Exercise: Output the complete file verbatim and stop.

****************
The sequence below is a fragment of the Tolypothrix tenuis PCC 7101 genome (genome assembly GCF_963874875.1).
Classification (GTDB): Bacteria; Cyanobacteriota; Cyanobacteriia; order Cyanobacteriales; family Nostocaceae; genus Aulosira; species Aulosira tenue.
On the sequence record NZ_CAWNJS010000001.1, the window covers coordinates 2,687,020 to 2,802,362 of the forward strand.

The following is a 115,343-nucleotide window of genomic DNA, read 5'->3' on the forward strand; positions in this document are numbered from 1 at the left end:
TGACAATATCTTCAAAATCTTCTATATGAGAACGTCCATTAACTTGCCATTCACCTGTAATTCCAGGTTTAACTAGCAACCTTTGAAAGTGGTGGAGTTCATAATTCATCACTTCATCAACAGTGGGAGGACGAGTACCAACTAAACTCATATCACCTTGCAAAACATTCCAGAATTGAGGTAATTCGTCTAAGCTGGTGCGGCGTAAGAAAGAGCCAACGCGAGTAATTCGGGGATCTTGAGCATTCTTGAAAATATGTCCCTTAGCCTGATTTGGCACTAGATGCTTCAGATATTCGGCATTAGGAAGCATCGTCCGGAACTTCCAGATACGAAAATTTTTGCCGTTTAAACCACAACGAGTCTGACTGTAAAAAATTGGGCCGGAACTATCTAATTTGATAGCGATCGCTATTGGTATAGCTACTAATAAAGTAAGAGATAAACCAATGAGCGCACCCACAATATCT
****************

The sequence below is a fragment of the Tolypothrix tenuis PCC 7101 genome (genome assembly GCF_963874875.1).
Classification (GTDB): Bacteria; Cyanobacteriota; Cyanobacteriia; order Cyanobacteriales; family Nostocaceae; genus Aulosira; species Aulosira tenue.
On the sequence record NZ_CAWNJS010000001.1, the window covers coordinates 2,687,020 to 2,802,362 of the forward strand.

The following is a 115,343-nucleotide window of genomic DNA, read 5'->3' on the forward strand; positions in this document are numbered from 1 at the left end:
TGACAATATCTTCAAAATCTTCTATATGAGAACGTCCATTAACTTGCCATTCACCTGTAATTCCAGGTTTAACTAGCAACCTTTGAAAGTGGTGGAGTTCATAATTCATCACTTCATCAACAGTGGGAGGACGAGTACCAACTAAACTCATATCACCTTGCAAAACATTCCAGAATTGAGGTAATTCGTCTAAGCTGGTGCGGCGTAAGAAAGAGCCAACGCGAGTAATTCGGGGATCTTGAGCATTCTTGAAAATATGTCCCTTAGCCTGATTTGGCACTAGATGCTTCAGATATTCGGCATTAGGAAGCATCGTCCGGAACTTCCAGATACGAAAATTTTTGCCGTTTAAACCACAACGAGTCTGACTGTAAAAAATTGGGCCGGAACTATCTAATTTGATAGCGATCGCTATTGGTATAGCTACTAATAAAGTAAGAGATAAACCAATGAGCGCACCCACAATATCT